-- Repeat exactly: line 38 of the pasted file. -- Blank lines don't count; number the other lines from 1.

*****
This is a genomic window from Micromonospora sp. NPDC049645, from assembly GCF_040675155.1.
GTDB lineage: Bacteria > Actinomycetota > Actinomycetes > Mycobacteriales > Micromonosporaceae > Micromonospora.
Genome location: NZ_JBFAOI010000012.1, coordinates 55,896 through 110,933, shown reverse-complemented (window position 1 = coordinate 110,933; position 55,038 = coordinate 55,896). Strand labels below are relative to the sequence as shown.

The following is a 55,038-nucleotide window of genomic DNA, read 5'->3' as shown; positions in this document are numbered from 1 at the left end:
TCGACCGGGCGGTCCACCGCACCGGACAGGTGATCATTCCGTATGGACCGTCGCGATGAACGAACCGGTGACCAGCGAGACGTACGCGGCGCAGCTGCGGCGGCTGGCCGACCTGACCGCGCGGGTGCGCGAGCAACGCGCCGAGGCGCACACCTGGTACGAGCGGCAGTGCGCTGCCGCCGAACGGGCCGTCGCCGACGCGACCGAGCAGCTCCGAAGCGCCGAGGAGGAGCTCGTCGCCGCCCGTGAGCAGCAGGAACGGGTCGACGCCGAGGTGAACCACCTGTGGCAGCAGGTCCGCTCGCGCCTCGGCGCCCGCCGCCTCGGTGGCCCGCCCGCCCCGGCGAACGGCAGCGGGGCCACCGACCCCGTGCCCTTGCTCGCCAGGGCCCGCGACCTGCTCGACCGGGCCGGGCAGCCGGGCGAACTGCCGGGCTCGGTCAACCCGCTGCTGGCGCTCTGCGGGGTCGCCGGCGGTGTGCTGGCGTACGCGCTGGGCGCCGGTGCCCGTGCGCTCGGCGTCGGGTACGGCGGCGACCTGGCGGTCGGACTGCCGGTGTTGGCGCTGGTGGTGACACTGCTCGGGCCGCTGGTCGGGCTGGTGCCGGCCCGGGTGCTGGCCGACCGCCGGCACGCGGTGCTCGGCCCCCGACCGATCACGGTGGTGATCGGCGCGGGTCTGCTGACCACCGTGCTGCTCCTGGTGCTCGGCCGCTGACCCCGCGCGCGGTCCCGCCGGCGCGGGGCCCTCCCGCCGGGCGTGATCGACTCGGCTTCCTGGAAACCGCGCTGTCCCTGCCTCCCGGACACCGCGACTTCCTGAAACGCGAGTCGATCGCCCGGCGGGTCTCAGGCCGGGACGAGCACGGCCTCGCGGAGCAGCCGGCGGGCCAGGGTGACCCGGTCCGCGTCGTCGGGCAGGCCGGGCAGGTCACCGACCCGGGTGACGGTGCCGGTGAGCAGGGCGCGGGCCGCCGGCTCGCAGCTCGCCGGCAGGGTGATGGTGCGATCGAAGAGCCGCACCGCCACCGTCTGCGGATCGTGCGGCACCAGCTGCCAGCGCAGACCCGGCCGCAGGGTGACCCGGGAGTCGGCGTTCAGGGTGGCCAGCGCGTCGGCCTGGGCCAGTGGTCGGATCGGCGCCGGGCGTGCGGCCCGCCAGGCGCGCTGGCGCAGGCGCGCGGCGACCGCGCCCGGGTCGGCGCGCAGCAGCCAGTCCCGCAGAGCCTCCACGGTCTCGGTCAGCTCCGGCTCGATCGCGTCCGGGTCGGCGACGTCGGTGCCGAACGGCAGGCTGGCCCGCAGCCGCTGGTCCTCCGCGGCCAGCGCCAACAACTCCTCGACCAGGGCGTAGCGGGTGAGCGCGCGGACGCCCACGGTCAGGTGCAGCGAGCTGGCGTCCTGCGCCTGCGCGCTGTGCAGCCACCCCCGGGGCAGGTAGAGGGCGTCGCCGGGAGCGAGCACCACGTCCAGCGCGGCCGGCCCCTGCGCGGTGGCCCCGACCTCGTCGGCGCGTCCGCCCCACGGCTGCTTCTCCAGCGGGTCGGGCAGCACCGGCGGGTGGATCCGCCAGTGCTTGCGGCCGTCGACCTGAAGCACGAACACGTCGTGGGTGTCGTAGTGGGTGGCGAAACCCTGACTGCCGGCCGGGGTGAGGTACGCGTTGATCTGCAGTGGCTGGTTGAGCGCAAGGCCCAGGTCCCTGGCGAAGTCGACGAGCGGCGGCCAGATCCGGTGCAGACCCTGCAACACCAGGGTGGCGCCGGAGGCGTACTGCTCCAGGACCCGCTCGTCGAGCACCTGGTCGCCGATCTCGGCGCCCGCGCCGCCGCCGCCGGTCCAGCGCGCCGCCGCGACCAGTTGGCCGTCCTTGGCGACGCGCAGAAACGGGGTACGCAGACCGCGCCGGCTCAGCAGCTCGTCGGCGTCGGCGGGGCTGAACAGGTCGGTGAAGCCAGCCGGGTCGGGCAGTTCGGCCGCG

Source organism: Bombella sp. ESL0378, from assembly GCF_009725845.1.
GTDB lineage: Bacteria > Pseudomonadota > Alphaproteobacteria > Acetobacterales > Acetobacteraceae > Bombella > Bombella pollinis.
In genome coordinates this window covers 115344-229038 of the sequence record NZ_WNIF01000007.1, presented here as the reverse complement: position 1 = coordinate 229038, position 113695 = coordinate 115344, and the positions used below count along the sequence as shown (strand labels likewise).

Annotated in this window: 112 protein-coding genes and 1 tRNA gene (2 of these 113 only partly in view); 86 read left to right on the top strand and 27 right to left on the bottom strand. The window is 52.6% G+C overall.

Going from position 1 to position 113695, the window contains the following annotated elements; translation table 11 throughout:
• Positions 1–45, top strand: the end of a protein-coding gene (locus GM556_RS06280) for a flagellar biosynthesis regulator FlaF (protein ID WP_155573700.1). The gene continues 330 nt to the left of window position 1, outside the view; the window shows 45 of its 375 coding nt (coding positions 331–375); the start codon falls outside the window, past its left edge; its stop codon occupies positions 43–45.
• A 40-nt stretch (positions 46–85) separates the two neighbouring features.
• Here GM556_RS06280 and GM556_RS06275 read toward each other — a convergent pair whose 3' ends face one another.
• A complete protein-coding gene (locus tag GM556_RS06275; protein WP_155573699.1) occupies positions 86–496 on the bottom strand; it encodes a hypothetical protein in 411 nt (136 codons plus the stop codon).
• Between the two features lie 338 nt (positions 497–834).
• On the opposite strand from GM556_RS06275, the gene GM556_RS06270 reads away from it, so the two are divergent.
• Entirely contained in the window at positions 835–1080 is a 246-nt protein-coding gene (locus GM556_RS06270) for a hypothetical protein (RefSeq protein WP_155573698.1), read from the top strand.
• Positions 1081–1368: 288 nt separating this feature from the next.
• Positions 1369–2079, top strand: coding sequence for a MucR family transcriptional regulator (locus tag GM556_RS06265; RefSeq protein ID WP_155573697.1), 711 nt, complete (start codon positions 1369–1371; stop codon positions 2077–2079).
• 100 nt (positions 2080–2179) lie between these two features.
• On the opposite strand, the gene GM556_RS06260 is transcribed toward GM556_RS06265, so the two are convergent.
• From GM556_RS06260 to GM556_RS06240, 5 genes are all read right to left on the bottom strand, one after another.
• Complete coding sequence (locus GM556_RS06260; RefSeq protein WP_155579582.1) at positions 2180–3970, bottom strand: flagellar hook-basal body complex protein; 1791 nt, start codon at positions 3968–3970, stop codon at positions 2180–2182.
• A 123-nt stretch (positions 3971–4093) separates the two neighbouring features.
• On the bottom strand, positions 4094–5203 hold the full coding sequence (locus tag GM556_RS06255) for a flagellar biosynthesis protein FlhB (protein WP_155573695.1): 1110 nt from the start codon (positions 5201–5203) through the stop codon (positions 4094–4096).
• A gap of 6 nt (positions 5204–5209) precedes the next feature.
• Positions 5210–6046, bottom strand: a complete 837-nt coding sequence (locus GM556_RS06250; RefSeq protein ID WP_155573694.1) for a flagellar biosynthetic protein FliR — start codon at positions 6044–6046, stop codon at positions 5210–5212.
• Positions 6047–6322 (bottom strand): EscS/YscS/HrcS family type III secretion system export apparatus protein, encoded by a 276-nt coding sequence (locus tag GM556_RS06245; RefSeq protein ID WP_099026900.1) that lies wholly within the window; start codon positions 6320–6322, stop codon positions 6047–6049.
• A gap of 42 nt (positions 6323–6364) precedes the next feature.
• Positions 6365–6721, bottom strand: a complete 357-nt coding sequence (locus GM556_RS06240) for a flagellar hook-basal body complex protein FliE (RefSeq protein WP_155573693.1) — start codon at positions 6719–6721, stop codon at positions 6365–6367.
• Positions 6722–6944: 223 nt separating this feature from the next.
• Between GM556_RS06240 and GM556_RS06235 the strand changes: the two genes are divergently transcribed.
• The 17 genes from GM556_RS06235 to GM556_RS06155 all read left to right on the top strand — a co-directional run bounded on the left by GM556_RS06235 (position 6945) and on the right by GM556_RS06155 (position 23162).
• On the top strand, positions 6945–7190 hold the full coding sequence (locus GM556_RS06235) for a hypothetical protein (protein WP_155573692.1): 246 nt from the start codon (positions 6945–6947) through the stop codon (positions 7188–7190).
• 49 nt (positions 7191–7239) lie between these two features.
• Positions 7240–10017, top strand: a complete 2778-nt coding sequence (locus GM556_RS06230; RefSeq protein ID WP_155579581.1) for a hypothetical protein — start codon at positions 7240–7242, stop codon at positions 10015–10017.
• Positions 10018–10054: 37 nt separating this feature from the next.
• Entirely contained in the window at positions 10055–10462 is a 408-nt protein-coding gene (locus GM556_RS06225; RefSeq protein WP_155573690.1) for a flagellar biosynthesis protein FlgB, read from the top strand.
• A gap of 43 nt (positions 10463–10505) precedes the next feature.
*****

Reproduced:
• Entirely contained in the window at positions 10055–10462 is a 408-nt protein-coding gene (locus GM556_RS06225; RefSeq protein WP_155573690.1) for a flagellar biosynthesis protein FlgB, read from the top strand.